As the global population ages, the number of people living with dementia is expected to triple from 50 million to 152 million by 2050. -'Nearly 10...
As the global population ages, the number of people living with dementia is expected to triple from 50 million to 152 million by 2050. "Nearly 10 million people develop dementia each year, 6 million of them in low- and middle-income countries," says Dr Tedros Adhanom Ghebreyesus, Director-General of WHO. "The suffering that results is enormous. This is an alarm call: we must pay greater attention to this growing challenge and ensure that all people living with dementia, wherever they live, get the care that they need."
Dementia is an umbrella term for several diseases that are mostly progressive, affecting memory, other cognitive abilities and behaviour and interfering significantly with a person’s ability to maintain the activities of daily living. Women are more often affected than men. Alzheimer’s disease is the most common type of dementia and accounts for 60 to 70 percent of cases. The other common types are vascular dementia and mixed forms.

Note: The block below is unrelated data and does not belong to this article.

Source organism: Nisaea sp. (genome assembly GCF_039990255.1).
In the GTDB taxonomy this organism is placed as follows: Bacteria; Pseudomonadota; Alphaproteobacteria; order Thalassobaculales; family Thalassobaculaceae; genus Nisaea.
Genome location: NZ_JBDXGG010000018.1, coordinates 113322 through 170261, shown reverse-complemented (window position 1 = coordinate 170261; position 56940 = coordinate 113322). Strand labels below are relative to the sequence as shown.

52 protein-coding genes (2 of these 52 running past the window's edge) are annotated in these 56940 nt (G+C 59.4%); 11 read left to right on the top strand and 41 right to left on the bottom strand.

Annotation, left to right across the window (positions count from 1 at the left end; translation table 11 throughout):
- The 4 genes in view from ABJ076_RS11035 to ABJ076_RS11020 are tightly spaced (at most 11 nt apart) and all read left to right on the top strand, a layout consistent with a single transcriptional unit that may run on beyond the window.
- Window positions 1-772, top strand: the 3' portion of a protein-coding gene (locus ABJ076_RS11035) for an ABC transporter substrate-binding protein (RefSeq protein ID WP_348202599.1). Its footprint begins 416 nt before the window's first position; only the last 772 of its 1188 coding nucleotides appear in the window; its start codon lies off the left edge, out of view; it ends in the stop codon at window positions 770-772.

The estimated annual global cost of dementia is $818 billion, equivalent to more than one percent of global gross domestic product. The total cost includes direct medical costs, social care and informal care (loss of income of carers). By 2030, the cost is expected to have more than doubled, to two trillion dollars, a cost that could undermine social and economic development and overwhelm health and social services, including long-term care systems.
Just 14 percent of countries reporting data could indicate the number of people being diagnosed with dementia. Previous studies suggest that as many as 90 percent of people with dementia in low- and middle-income countries are unaware of their status.